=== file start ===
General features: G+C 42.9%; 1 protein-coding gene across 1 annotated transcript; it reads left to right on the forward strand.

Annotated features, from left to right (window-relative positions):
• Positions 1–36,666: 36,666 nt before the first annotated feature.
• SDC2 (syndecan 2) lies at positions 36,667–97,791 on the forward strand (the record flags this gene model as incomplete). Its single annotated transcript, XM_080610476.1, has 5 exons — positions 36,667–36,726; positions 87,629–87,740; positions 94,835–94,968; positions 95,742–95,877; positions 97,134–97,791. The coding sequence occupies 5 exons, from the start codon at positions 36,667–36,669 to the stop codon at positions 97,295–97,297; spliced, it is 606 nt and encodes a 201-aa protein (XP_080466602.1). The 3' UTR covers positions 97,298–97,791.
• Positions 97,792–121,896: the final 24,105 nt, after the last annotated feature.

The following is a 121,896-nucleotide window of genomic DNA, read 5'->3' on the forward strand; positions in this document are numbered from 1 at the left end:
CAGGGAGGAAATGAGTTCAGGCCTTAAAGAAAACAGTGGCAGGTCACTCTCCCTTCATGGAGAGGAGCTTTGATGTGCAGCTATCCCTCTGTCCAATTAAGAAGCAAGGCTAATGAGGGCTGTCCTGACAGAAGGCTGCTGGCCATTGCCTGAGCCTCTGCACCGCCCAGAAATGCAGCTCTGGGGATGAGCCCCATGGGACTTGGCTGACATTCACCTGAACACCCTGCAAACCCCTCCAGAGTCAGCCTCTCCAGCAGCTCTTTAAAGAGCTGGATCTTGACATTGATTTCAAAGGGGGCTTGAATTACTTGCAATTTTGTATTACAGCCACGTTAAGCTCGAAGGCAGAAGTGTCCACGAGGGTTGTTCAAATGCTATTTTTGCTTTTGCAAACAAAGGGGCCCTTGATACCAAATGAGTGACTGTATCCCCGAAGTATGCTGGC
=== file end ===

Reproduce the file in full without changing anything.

General features: G+C 42.9%; 1 protein-coding gene across 1 annotated transcript; it reads left to right on the forward strand.

Annotated features, from left to right (window-relative positions):
• Positions 1–36,666: 36,666 nt before the first annotated feature.
• SDC2 (syndecan 2) lies at positions 36,667–97,791 on the forward strand (the record flags this gene model as incomplete). Its single annotated transcript, XM_080610476.1, has 5 exons — positions 36,667–36,726; positions 87,629–87,740; positions 94,835–94,968; positions 95,742–95,877; positions 97,134–97,791. The coding sequence occupies 5 exons, from the start codon at positions 36,667–36,669 to the stop codon at positions 97,295–97,297; spliced, it is 606 nt and encodes a 201-aa protein (XP_080466602.1). The 3' UTR covers positions 97,298–97,791.
• Positions 97,792–121,896: the final 24,105 nt, after the last annotated feature.

The following is a 121,896-nucleotide window of genomic DNA, read 5'->3' on the forward strand; positions in this document are numbered from 1 at the left end:
CAGGGAGGAAATGAGTTCAGGCCTTAAAGAAAACAGTGGCAGGTCACTCTCCCTTCATGGAGAGGAGCTTTGATGTGCAGCTATCCCTCTGTCCAATTAAGAAGCAAGGCTAATGAGGGCTGTCCTGACAGAAGGCTGCTGGCCATTGCCTGAGCCTCTGCACCGCCCAGAAATGCAGCTCTGGGGATGAGCCCCATGGGACTTGGCTGACATTCACCTGAACACCCTGCAAACCCCTCCAGAGTCAGCCTCTCCAGCAGCTCTTTAAAGAGCTGGATCTTGACATTGATTTCAAAGGGGGCTTGAATTACTTGCAATTTTGTATTACAGCCACGTTAAGCTCGAAGGCAGAAGTGTCCACGAGGGTTGTTCAAATGCTATTTTTGCTTTTGCAAACAAAGGGGCCCTTGATACCAAATGAGTGACTGTATCCCCGAAGTATGCTGGC